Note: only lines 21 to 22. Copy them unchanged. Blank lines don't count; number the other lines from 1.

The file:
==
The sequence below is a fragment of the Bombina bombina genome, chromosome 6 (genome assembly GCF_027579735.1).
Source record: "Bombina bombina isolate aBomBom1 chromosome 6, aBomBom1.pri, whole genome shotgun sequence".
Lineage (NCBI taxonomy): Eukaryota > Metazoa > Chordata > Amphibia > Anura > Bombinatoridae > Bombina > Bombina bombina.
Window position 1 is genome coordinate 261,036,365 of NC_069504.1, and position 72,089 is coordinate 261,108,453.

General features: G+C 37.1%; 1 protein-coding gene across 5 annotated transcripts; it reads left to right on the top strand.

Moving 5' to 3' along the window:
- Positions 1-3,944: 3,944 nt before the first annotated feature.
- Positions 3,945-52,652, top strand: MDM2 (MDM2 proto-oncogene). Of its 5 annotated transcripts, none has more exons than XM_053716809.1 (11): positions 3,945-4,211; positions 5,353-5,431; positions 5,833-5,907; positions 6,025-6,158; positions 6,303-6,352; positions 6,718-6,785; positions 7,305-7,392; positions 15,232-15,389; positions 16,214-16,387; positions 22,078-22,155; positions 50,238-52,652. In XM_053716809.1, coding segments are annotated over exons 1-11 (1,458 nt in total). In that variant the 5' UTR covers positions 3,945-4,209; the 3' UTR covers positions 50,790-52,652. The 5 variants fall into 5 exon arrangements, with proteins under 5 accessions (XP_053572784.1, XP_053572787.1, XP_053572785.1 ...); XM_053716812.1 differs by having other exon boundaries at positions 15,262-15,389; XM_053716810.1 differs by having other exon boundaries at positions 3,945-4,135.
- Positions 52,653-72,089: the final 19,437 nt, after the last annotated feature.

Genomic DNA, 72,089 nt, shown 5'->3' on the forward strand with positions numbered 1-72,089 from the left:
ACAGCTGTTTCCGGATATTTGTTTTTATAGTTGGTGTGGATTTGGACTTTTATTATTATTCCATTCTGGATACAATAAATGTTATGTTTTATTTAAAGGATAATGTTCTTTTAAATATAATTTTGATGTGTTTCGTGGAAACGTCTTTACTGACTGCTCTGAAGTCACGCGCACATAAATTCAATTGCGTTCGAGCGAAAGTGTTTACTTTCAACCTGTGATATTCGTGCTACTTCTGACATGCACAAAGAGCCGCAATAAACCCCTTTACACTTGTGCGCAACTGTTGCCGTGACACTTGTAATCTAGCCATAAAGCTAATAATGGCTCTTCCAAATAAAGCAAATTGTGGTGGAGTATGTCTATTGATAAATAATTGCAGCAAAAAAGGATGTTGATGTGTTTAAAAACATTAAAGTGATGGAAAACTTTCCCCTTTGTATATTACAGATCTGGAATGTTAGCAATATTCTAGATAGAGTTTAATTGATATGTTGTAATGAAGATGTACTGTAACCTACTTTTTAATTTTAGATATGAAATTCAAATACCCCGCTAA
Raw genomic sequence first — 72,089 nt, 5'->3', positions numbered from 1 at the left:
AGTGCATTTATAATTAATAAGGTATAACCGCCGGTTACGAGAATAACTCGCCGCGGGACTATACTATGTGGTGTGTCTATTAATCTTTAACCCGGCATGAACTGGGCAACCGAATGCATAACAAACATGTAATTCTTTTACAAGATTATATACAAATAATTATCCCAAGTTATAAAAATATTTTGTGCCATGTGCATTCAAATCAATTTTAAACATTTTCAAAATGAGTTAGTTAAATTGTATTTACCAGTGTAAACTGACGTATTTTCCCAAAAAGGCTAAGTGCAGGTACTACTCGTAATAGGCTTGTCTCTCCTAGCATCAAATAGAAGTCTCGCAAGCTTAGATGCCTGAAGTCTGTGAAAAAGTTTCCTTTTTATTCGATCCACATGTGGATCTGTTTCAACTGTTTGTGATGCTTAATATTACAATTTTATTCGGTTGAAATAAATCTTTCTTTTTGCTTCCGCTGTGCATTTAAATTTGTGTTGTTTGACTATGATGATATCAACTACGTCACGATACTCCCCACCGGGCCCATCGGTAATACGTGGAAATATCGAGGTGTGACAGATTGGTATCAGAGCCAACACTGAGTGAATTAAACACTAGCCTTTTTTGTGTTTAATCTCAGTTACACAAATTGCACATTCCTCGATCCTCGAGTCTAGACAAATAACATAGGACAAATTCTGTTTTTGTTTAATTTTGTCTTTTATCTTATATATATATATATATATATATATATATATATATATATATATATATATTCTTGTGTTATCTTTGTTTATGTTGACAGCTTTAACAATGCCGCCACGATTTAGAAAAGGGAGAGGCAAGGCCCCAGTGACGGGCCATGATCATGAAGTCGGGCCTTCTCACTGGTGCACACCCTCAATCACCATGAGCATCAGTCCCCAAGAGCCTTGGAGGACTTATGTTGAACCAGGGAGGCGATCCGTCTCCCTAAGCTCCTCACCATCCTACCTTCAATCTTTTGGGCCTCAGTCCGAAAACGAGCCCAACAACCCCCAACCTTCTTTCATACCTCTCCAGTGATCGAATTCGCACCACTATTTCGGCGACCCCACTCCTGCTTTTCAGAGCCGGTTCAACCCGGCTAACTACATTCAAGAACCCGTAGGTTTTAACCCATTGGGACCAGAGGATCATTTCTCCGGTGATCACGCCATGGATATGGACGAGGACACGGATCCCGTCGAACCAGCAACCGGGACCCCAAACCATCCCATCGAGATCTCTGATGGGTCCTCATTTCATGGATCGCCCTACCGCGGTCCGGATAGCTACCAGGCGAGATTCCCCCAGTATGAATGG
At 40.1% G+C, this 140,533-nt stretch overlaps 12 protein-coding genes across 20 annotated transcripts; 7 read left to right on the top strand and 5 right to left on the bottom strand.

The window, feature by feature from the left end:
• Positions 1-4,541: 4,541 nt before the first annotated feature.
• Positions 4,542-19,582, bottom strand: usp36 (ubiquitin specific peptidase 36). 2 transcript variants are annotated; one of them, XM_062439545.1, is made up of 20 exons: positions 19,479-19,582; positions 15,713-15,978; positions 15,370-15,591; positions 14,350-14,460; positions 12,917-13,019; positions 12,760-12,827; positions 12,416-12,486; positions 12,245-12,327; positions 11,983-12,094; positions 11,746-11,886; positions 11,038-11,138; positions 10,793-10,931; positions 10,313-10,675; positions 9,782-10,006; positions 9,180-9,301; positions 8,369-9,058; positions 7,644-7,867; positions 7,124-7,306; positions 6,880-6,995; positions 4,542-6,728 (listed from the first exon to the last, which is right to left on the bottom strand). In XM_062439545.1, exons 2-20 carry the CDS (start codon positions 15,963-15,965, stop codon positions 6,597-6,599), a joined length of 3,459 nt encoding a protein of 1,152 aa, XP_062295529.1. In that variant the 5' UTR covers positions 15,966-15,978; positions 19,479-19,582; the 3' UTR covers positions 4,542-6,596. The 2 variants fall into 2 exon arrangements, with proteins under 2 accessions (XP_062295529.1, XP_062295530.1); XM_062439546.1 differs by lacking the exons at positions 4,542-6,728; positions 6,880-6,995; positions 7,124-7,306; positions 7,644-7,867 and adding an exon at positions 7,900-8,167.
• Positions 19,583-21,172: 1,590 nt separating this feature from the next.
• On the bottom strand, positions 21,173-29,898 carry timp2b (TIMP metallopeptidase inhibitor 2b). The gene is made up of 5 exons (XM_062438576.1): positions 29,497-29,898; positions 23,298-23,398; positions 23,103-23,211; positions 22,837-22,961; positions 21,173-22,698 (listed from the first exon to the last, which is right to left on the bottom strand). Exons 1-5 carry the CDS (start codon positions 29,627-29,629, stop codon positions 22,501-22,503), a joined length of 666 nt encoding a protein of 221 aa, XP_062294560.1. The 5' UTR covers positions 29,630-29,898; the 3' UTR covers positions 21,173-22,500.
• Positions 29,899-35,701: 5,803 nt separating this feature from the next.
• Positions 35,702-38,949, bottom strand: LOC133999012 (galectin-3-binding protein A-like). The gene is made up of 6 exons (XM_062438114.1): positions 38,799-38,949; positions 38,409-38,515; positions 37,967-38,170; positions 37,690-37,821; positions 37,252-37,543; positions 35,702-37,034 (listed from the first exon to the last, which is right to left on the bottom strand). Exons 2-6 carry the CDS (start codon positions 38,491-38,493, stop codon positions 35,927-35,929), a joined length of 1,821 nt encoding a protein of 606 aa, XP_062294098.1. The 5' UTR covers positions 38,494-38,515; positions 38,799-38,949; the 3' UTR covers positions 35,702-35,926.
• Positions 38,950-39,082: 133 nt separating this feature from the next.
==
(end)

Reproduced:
• Positions 35,702-38,949, bottom strand: LOC133999012 (galectin-3-binding protein A-like). The gene is made up of 6 exons (XM_062438114.1): positions 38,799-38,949; positions 38,409-38,515; positions 37,967-38,170; positions 37,690-37,821; positions 37,252-37,543; positions 35,702-37,034 (listed from the first exon to the last, which is right to left on the bottom strand). Exons 2-6 carry the CDS (start codon positions 38,491-38,493, stop codon positions 35,927-35,929), a joined length of 1,821 nt encoding a protein of 606 aa, XP_062294098.1. The 5' UTR covers positions 38,494-38,515; positions 38,799-38,949; the 3' UTR covers positions 35,702-35,926.
• Positions 38,950-39,082: 133 nt separating this feature from the next.